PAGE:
Business

On Valuation And Liquidity Motivated Mutual Fund Trading

On Valuation And Liquidity Motivated Mutual Fund Trading

Martin Rohleder

University of Augsburg

Dominik Schulte

University of Augsburg

Janik Syryca

University of Augsburg

Marco Wilkens

University of Augsburg

November 25, 2015

Abstract:

We develop an innovative approach to accurately differentiating between mutual funds’ valuation-motivated and liquidity-motivated trades on single trade level. Applying our Trade Motivation Matrix (TMM) to a large population of mutual fund trades in US stocks, we find significant outperformance of valuation-motivated buys over valuation-motivated sells, indicating the existence of stock picking skills. This outperformance is especially valuable during illiquid market periods as mispricing increases. Moreover, we find significant outperformance of valuation-motivated trades over liquidity-motivated trades indicating that mutual funds suffer significantly from adverse effects through investors’ supply and demand for liquidity. This adverse effect also increases during illiquid times, as it is more costly to provide liquidity to investors when facing limited market liquidity.

On Valuation And Liquidity Motivated Mutual Fund Trading – Introduction

Accurately distinguishing mutual funds’ valuation-motivated trades from their liquidity-motivated trades is of vital importance when assessing whether mutual funds are skilled or not. Only the performance of a fund’s voluntary trades based on valuation beliefs allow inferences on skill while the performance of their involuntary trades based on investors’ liquidity needs may be thought of as noise trading. Thus, any performance difference between voluntary and involuntary trades represents the costs of providing liquidity to investors. In this paper, we are the first to present evidence on the performance of mutual funds’ valuation-motivated and liquidity-motivated trades on the single (holdings based) trade level, thereby allowing for a more accurate assessment of mutual fund skill and costs of liquidity provision compared to previous studies. We apply a novel and innovative approach to identifying single valuation-motivated and liquidity-motivated trades, the Trade Motivation Matrix (TMM), to a sample of over 4.7 million single trades of US domestic equity funds. Our empirical findings reveal (i) that funds’ valuation-motivated buys outperform their valuation-motivated sells on average indicating the existence of fund manager skill; (ii) that skill is especially valuable during times of high valuation uncertainty as this outperformance is greater if market liquidity is low; (iii) that funds’ valuation-motivated trades outperform their liquidity-motivated trades indicating that mutual funds suffer substantially from flow risk and that liquidity provision to investors is costly; and (iv) that the adverse effects of liquidity-motivated trading is more pronounced during times of low market liquidity as it is more costly to provide liquidity to investors when facing limited market liquidity.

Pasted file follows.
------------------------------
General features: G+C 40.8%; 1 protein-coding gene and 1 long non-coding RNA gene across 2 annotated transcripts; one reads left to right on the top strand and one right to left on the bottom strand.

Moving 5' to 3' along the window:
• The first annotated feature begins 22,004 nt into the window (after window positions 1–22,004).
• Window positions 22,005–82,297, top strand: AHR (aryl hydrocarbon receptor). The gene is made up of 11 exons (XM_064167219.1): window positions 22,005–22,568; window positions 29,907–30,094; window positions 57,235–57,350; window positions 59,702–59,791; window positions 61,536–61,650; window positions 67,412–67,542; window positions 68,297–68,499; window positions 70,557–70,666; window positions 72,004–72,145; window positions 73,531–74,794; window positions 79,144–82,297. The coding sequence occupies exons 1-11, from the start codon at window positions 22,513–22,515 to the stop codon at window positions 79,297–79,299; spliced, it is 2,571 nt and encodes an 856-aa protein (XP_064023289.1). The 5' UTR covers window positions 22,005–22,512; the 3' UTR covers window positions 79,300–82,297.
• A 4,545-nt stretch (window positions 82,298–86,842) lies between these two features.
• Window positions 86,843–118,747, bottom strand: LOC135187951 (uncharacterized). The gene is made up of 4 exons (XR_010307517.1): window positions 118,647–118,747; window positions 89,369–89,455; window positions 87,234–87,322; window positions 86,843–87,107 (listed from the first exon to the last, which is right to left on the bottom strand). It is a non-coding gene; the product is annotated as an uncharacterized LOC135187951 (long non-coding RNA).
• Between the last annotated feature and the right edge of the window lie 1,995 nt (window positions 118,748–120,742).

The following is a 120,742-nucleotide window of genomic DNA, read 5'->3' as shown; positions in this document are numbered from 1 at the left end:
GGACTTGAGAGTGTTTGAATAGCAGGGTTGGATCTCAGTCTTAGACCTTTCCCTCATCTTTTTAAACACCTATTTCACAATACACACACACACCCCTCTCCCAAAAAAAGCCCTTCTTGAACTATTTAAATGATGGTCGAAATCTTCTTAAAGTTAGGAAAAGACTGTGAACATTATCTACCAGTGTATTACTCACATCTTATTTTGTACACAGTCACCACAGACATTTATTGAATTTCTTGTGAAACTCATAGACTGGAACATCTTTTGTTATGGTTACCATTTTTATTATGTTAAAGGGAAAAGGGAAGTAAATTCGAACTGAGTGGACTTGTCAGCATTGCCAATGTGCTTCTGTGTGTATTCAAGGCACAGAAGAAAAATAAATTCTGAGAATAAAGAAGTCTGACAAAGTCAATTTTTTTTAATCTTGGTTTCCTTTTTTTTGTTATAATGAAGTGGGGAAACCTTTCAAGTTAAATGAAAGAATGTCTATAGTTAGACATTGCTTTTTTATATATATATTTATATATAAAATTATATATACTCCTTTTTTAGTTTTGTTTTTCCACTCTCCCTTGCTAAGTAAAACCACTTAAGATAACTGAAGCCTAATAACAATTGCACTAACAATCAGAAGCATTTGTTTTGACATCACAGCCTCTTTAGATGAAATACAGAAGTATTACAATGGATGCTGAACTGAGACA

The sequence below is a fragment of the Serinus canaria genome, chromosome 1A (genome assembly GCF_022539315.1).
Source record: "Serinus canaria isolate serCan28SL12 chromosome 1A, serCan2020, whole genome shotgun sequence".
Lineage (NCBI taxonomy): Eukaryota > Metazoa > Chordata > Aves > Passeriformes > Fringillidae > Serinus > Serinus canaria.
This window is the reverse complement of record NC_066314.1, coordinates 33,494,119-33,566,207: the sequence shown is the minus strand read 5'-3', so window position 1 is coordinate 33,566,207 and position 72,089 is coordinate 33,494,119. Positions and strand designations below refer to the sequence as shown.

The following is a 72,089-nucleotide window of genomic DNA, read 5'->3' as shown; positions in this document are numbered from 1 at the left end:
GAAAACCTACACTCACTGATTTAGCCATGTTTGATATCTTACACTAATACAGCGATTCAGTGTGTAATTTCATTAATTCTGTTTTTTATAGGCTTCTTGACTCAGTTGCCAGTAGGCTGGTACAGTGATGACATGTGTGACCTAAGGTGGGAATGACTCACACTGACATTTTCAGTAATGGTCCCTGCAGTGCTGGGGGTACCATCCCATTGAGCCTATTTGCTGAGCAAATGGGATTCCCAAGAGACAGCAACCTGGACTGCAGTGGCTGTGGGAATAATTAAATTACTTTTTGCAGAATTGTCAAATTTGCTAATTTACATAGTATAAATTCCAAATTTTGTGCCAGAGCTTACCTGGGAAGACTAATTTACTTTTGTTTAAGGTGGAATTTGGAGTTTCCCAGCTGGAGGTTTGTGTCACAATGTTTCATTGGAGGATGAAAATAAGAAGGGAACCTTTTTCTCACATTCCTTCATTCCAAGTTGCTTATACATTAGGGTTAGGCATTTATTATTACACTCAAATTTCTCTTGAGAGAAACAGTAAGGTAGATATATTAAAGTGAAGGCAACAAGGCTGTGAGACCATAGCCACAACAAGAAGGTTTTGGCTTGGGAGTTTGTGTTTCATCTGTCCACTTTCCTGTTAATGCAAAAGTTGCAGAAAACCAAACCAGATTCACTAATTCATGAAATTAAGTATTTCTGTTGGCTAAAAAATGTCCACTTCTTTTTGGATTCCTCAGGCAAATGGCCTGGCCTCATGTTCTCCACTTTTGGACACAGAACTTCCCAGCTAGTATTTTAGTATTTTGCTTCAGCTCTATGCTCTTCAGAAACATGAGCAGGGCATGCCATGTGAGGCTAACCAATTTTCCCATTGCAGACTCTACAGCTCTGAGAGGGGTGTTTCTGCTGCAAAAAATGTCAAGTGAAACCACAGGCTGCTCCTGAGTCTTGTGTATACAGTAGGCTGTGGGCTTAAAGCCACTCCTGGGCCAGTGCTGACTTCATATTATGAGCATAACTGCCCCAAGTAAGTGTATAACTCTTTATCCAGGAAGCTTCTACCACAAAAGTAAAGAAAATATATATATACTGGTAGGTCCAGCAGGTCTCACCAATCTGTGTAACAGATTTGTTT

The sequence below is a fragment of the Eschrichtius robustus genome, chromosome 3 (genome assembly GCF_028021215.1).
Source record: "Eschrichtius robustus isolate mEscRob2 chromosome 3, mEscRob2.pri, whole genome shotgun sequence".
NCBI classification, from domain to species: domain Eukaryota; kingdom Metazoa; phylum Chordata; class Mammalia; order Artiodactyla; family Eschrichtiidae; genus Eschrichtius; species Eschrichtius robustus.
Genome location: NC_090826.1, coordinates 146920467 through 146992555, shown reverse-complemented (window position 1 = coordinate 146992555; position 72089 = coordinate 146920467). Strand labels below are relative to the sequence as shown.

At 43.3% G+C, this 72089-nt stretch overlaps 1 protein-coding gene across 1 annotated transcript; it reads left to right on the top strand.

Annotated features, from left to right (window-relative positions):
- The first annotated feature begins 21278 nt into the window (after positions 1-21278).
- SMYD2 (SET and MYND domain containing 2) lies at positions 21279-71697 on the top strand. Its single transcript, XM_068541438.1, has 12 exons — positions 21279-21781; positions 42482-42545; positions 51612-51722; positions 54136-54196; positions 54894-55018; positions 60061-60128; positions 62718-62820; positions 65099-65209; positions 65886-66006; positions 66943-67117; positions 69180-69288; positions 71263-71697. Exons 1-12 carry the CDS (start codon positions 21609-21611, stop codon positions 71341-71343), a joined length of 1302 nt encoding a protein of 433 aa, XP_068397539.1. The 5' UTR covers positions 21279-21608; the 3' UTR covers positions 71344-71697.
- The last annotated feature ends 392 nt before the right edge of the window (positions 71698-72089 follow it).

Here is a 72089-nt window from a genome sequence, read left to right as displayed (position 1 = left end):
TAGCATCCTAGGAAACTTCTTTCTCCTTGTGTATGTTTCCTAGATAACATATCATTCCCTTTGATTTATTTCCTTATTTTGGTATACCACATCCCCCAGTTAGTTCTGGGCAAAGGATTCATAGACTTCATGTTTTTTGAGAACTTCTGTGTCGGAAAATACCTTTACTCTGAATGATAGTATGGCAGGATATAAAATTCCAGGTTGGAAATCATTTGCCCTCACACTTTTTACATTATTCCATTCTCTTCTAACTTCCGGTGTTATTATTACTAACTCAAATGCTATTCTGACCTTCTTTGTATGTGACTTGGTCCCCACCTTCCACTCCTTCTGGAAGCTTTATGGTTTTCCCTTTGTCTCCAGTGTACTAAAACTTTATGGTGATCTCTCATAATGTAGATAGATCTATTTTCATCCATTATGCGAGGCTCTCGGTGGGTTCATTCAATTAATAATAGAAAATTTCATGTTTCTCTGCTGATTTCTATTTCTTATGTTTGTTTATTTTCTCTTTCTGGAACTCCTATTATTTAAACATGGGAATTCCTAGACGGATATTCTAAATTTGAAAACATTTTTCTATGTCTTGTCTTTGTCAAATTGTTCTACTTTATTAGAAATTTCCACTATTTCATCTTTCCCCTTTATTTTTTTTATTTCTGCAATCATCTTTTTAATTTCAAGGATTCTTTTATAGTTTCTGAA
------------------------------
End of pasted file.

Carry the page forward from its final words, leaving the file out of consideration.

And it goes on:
To sort each single mutual fund trade into the Trade Motivation Matrix (TMM), we combine two very intuitive measures. As shown in Figure 1, we first sort all trades into buys and sells using the change in a stock’s shares held by a fund from one holding report to the next (e.g., Chen et al., 2000). We then sort all trades into valuation-motivated and liquidity-motivated trades using the change in portfolio weights resulting from the trade. Specifically, if a buy (sell) trade increases (decreases) a fund’s portfolio weight in a stock, the manager has a positive (negative) valuation update regarding this stock. Such valuation-motivated trades are independent of investor flows and may occur at any time. If, on the other hand, a buy trade does not change the stock’s portfolio weight in the fund or even decreases it, the manager has no valuation update regarding this stock and simply scales up the existing holding as a reaction to investor inflows (e.g., Pollet and Wilson, 2008). Similarly, if a sell trade does not change a fund’s portfolio weight in a stock or even increases it, the manager scales down the existing holding as a reaction to investor outflows.

Mutual Fund Trading

The TMM builds on various popular streams of mutual fund research. The flow-performance relation and the potentially adverse effect of investor flows on the discretion of open-end mutual fund managers, i.e. flow risk, was first empirically investigated by Edelen (1999). Using information on gross investor flows and aggregated fund trading (sales and purchases) from the SEC’s regulatory filings, Edelen finds that the general underperformance of actively managed funds compared to passive alternatives can partly be explained by flow-induced liquidity-motivated trading. Based on an updated and larger regulatory dataset, Dubofsky (2010) as well as Fulkerson and Riley (2015) confirm the strong relation between investor gross flows and aggregated mutual fund trading. Using daily implied net flows, Rakowski (2010) also find adverse effects of flow volatility on mutual fund performance. Also using the regulatory data from the SEC’s NSAR filings, Rohleder et al. (2015) show that some mutual funds possess the valuable skill of managing flow risk through the use of derivatives, thereby partly mitigating the adverse effects of flows on performance.

Mutual Fund Trading

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